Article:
When Can You File a Bivens Action?
A Bivens action is a lawsuit against a government official who violates someone’s constitutional rights. The name comes from the United States Supreme Court’s decision in Bivens v Six Unknown Federal Narcotic Agents. In that case, the Court held that people can file a lawsuit against a federal agent who violates their constitutional rights.
In theory, you can file a Bivens action whenever a federal agent violates your constitutional rights. But, in the criminal-justice context, the most common scenarios involve violations of your Fourth, Fifth and Eighth Amendment rights.
When can you file a Bivens action for a violation of your Fourth Amendment rights?
The Bivens case itself is an example of when you can file a Bivens action for a violation of your Fourth Amendment rights. In that case, federal agents entered and searched a man’s apartment without a warrant or probable cause before they arrested him. The man sued the agents, alleging that they violated his Fourth Amendment rights.
A U.S. District Court originally dismissed the lawsuit. But the U.S. Supreme Court reversed, holding that you can file a lawsuit against — and recover money damages from — government officials who violate your constitutional rights.
When can you file a Bivens action for a violation of your Fifth Amendment rights?
An example of when you can file a Bivens action for a violation of your Fifth Amendment rights is a bit more complicated. The Fifth Amendment protects, among other things, the right against self-incrimination (also called your right to remain silent).
Because of the Fifth Amendment right to remain silent, you do not have to answer questions from police or testify during criminal cases. Even though the Fifth Amendment is very clear on this point, police still try to ask people questions on a regular basis. And, because people may be reluctant to answer their questions, police use tactics to convince (some might say trick) people to talk to them anyway.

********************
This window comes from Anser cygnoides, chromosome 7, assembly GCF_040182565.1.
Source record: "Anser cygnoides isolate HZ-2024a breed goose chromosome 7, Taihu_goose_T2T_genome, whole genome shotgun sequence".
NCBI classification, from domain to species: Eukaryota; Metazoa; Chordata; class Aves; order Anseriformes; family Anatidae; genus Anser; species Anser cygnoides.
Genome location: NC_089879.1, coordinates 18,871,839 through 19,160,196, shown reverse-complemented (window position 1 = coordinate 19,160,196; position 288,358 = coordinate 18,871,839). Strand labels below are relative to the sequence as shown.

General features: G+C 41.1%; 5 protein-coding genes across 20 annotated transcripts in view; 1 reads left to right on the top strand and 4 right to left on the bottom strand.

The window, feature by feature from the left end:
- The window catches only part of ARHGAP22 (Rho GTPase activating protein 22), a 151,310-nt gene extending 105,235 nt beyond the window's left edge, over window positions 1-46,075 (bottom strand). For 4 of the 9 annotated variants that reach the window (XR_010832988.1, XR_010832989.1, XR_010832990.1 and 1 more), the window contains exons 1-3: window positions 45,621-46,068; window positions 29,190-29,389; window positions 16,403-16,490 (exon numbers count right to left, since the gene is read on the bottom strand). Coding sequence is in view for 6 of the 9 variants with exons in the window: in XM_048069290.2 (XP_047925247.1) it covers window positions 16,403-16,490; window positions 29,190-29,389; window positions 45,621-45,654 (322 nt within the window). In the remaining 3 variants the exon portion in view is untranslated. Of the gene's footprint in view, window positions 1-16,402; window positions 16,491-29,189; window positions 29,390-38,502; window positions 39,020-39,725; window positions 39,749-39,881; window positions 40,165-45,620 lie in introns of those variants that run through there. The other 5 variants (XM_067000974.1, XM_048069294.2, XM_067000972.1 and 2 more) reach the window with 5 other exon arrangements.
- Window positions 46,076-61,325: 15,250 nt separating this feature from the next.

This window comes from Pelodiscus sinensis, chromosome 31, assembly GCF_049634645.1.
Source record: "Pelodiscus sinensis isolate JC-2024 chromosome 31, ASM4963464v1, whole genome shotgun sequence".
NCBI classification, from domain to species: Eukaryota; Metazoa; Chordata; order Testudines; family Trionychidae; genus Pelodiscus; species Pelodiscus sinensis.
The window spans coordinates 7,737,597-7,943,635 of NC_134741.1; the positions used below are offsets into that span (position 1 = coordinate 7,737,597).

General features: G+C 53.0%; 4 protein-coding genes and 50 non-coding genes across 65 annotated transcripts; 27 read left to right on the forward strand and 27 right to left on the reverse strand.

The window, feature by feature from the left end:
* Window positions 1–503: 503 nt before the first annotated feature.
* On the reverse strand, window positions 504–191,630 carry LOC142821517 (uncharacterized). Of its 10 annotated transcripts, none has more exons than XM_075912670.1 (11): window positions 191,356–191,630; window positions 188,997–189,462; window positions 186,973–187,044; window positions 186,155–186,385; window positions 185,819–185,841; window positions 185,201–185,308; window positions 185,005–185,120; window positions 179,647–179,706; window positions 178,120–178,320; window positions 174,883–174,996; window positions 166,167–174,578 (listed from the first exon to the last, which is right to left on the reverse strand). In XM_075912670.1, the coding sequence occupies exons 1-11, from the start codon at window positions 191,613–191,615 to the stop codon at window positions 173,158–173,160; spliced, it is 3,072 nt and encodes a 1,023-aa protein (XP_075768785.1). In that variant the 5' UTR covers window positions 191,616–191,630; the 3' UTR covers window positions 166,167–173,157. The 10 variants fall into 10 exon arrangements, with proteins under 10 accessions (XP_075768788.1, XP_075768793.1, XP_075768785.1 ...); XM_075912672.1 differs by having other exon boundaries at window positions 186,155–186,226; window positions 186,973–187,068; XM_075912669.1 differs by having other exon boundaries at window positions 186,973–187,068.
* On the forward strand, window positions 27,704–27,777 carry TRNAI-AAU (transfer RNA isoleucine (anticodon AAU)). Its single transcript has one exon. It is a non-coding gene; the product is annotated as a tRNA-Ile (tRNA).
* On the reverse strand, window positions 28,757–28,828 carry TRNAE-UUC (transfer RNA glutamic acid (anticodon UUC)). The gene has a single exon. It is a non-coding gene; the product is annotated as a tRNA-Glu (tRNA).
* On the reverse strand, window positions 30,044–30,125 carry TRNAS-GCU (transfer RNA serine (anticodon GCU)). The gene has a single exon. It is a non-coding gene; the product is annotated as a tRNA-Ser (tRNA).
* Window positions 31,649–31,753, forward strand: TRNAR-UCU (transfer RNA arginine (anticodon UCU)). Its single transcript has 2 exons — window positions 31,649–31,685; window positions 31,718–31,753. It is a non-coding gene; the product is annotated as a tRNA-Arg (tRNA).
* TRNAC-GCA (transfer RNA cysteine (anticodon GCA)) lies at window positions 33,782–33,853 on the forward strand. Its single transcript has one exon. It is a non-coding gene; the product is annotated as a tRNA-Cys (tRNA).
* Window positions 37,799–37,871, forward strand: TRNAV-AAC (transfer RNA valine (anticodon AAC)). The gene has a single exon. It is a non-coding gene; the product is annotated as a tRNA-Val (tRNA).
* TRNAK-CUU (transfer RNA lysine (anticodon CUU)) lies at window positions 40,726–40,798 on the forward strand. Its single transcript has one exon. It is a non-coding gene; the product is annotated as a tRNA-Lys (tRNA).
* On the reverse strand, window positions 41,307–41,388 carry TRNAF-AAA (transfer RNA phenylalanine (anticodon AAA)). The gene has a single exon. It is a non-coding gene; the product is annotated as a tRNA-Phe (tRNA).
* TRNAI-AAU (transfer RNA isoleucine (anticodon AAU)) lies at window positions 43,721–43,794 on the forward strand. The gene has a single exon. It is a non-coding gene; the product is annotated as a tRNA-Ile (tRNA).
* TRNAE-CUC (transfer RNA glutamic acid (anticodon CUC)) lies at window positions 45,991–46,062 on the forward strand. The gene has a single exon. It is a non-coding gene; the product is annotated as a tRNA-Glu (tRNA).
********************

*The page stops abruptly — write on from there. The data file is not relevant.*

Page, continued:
If federal agents force you to answer questions even after you exercise your right to remain silent, you might be able to file a Bivens action against the federal agents. The difficulty with winning a Bivens action like this, however, is that you must prove a violation of your Fifth Amendment rights, not just your Miranda rights.
Are there other times when you can file a Bivens action?
Yes. While Bivens actions usually involve alleged violations of your Fourth and Fifth Amendment rights, other rights can be involved, too. A third common example is the Eighth Amendment rights against cruel and unusual punishment. But, because U.S. courts have made the standard for cruel and unusual punishment so high, these cases are usually hard to win.
A Bivens action is a lawsuit against a government official who violates someone’s constitutional rights. You can file a Bivens action for a violation of any of your constitutional rights. But the most common examples involve violations of your Fourth, Fifth and Eighth Amendment rights.